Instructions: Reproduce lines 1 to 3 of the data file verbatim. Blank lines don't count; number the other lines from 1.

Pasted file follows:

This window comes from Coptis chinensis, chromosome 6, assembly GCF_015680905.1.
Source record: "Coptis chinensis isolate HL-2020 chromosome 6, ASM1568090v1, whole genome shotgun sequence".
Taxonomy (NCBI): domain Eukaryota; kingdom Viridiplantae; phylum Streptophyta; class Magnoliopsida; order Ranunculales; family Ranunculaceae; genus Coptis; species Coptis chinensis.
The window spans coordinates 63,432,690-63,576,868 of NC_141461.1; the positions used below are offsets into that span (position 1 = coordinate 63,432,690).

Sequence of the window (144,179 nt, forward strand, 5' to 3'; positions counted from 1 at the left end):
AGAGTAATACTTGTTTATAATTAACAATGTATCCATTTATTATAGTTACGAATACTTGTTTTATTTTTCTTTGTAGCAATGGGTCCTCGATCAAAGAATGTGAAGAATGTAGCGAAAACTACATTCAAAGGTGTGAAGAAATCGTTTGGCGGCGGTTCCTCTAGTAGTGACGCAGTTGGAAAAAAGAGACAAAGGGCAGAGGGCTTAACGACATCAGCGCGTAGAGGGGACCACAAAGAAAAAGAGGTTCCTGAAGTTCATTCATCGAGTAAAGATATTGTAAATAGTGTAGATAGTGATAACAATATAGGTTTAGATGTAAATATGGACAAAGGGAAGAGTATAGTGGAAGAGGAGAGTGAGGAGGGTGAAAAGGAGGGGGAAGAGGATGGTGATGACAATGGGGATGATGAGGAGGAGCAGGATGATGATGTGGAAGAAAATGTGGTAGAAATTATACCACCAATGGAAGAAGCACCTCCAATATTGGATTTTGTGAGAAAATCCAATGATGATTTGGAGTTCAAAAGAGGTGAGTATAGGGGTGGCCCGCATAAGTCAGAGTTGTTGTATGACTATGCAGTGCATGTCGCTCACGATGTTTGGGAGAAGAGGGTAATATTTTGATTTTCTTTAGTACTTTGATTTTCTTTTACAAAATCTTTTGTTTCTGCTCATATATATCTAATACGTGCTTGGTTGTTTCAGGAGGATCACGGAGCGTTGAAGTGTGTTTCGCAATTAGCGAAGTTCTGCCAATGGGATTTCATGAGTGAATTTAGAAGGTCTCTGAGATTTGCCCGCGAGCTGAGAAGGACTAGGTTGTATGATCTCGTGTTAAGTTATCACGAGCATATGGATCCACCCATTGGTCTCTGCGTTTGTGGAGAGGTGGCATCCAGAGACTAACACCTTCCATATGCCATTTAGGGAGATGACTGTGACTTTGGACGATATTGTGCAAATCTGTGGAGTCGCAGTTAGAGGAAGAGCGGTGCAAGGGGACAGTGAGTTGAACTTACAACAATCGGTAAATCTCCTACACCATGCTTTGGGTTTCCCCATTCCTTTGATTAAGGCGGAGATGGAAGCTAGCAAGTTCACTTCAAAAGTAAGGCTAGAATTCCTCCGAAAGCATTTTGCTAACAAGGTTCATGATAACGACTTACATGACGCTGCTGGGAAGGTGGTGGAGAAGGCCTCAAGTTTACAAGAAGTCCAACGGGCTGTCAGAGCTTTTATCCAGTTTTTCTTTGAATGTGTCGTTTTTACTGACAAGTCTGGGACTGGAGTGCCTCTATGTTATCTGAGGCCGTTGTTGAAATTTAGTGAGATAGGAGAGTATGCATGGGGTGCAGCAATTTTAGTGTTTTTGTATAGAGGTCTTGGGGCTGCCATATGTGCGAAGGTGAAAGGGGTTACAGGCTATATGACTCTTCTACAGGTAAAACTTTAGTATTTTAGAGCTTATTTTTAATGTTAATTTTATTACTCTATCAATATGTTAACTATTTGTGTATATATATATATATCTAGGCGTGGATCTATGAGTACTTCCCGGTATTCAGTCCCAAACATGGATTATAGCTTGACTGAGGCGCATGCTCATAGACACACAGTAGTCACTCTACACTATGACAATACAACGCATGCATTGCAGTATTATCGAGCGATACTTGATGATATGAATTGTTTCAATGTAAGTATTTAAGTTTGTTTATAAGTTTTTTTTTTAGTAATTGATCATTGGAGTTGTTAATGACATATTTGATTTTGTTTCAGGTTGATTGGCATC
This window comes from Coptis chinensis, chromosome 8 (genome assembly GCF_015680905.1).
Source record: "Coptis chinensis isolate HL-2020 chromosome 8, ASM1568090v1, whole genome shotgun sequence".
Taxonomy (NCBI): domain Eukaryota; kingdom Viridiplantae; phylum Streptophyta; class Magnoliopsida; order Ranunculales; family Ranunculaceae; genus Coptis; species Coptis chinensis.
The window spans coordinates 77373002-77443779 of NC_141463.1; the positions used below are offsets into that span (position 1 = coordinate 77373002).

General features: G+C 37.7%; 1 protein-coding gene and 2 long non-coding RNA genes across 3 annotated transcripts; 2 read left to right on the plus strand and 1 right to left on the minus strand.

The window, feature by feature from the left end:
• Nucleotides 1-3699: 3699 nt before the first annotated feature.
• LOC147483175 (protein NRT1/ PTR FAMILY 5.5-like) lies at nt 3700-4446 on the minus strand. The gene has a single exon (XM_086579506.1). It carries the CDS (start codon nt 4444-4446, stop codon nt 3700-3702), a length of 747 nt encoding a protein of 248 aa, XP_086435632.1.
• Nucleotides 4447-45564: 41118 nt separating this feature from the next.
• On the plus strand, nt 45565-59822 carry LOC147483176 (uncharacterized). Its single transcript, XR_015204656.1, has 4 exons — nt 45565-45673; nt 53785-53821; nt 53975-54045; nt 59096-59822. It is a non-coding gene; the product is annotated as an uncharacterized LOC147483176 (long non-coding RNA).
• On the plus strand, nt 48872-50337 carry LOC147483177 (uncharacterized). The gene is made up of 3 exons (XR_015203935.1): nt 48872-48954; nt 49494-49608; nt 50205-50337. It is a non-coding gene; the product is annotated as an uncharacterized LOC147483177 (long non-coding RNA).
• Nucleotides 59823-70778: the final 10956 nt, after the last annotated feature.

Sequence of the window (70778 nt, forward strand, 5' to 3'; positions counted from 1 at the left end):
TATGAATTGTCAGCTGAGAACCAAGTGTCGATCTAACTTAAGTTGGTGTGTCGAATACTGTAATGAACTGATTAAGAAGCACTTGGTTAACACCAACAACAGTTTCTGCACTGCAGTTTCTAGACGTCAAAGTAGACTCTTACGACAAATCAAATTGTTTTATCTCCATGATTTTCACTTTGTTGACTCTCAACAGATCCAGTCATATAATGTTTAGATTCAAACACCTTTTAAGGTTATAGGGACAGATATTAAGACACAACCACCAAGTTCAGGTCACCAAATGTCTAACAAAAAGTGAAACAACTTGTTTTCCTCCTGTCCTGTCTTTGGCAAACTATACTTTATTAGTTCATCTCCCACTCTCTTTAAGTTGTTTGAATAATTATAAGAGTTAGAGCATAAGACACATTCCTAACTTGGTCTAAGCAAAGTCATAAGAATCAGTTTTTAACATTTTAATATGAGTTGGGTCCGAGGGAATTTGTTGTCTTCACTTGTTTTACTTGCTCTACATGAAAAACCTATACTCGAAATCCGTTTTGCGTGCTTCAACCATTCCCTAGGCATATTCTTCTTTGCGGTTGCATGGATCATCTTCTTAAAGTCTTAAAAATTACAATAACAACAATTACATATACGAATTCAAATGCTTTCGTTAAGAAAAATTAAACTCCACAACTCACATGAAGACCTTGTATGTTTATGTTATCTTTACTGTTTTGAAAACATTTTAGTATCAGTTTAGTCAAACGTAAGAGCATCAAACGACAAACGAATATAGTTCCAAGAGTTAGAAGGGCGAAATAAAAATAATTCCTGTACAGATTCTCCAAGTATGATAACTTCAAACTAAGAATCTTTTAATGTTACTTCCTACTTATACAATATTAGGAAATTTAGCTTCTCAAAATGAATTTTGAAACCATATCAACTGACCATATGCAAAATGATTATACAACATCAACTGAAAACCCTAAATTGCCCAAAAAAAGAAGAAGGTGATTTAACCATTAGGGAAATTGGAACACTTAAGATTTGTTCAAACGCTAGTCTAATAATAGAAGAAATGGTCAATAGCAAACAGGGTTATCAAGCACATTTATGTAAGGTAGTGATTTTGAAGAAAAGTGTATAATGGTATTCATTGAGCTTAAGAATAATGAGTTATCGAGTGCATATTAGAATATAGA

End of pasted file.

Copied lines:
This window comes from Coptis chinensis, chromosome 6, assembly GCF_015680905.1.
Source record: "Coptis chinensis isolate HL-2020 chromosome 6, ASM1568090v1, whole genome shotgun sequence".
Taxonomy (NCBI): domain Eukaryota; kingdom Viridiplantae; phylum Streptophyta; class Magnoliopsida; order Ranunculales; family Ranunculaceae; genus Coptis; species Coptis chinensis.